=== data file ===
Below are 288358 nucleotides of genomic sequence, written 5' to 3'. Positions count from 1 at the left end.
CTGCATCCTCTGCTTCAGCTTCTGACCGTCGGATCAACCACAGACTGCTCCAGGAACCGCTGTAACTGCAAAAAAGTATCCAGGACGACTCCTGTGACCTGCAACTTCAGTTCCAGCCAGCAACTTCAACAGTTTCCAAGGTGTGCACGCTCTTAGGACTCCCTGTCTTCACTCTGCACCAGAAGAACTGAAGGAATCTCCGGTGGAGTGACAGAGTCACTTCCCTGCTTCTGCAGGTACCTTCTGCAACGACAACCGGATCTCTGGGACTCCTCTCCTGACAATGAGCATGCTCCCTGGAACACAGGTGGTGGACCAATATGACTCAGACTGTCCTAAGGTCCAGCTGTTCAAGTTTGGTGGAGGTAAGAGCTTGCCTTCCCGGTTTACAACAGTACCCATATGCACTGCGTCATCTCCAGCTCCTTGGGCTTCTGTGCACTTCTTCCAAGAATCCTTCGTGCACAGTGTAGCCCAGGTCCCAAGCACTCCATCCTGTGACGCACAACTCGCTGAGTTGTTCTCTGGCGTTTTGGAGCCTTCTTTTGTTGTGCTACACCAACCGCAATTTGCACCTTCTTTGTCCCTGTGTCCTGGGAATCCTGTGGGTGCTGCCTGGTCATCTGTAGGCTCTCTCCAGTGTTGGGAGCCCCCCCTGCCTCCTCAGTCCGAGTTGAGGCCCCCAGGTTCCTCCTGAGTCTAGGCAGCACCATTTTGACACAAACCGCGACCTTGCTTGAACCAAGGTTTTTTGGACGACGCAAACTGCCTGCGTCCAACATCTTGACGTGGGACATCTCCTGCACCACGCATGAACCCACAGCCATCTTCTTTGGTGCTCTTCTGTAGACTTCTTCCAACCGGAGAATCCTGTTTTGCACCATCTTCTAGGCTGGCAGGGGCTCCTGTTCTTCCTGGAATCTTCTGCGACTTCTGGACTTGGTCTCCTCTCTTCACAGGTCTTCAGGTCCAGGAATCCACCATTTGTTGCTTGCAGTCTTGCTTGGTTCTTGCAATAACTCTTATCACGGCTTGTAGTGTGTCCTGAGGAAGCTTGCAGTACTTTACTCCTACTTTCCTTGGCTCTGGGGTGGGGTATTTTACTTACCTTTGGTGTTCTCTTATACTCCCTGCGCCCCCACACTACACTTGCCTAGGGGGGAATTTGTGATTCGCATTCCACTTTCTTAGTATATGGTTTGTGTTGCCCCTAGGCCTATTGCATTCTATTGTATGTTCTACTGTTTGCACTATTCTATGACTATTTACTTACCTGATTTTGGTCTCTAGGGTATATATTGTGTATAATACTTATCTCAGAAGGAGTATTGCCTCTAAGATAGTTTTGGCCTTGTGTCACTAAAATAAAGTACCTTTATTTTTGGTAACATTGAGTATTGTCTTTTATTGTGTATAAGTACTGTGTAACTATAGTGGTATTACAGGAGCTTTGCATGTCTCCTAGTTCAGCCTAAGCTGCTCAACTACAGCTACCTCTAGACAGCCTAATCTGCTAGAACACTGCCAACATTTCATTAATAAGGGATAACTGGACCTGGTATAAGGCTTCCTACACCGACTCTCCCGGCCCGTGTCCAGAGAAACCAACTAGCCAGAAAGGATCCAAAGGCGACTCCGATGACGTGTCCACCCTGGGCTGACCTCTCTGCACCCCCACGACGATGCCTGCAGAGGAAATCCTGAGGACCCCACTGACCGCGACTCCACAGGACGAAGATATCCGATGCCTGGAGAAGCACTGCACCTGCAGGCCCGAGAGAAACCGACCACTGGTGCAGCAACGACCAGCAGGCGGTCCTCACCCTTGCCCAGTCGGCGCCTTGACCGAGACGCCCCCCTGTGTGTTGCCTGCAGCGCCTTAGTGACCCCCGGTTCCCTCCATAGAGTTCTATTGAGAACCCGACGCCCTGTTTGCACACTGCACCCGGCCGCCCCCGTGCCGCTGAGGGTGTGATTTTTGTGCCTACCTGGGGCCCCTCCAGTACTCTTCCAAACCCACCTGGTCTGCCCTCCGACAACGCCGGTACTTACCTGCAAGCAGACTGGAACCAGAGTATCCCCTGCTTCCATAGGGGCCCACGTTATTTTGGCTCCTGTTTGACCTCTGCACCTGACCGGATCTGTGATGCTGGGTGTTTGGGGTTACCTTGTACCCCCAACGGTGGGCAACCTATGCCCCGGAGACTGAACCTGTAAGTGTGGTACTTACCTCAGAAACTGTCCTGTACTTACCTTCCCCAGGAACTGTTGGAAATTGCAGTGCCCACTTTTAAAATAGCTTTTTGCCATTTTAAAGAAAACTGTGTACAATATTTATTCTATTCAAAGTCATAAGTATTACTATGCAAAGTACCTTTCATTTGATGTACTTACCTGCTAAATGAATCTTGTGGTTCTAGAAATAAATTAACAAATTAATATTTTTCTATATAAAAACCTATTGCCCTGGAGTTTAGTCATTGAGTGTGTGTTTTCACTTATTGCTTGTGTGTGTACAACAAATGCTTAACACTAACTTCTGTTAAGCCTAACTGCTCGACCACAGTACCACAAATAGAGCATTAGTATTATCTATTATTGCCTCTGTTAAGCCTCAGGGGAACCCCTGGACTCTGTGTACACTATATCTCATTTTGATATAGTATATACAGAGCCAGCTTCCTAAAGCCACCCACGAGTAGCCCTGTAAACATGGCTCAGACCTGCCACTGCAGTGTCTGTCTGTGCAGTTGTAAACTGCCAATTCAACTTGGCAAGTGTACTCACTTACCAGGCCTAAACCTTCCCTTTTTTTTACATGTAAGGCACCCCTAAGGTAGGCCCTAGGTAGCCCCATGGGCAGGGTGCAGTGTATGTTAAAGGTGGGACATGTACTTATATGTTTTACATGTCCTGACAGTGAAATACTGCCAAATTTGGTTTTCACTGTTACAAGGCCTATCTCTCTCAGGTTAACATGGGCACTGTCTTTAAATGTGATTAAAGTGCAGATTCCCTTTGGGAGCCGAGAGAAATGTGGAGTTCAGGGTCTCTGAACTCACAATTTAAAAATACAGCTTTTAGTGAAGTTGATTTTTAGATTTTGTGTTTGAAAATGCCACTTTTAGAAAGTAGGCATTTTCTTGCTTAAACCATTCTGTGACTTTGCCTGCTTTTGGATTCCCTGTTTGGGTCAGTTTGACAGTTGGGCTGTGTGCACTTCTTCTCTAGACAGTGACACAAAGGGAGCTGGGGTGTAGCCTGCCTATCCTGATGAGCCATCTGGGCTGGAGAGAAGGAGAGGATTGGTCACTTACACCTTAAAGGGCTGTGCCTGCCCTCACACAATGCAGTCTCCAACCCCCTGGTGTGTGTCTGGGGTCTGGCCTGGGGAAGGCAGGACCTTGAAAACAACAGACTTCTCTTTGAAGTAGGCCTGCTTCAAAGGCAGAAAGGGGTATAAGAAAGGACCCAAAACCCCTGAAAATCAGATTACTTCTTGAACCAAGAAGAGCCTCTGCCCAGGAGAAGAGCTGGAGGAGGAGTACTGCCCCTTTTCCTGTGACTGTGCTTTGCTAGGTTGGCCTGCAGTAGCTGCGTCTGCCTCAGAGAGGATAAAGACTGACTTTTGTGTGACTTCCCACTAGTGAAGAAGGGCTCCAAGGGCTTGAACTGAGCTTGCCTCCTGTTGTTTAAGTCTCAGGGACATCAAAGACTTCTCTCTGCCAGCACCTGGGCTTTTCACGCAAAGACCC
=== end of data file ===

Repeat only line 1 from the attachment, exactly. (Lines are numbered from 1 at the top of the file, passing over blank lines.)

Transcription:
Below are 288358 nucleotides of genomic sequence, written 5' to 3'. Positions count from 1 at the left end.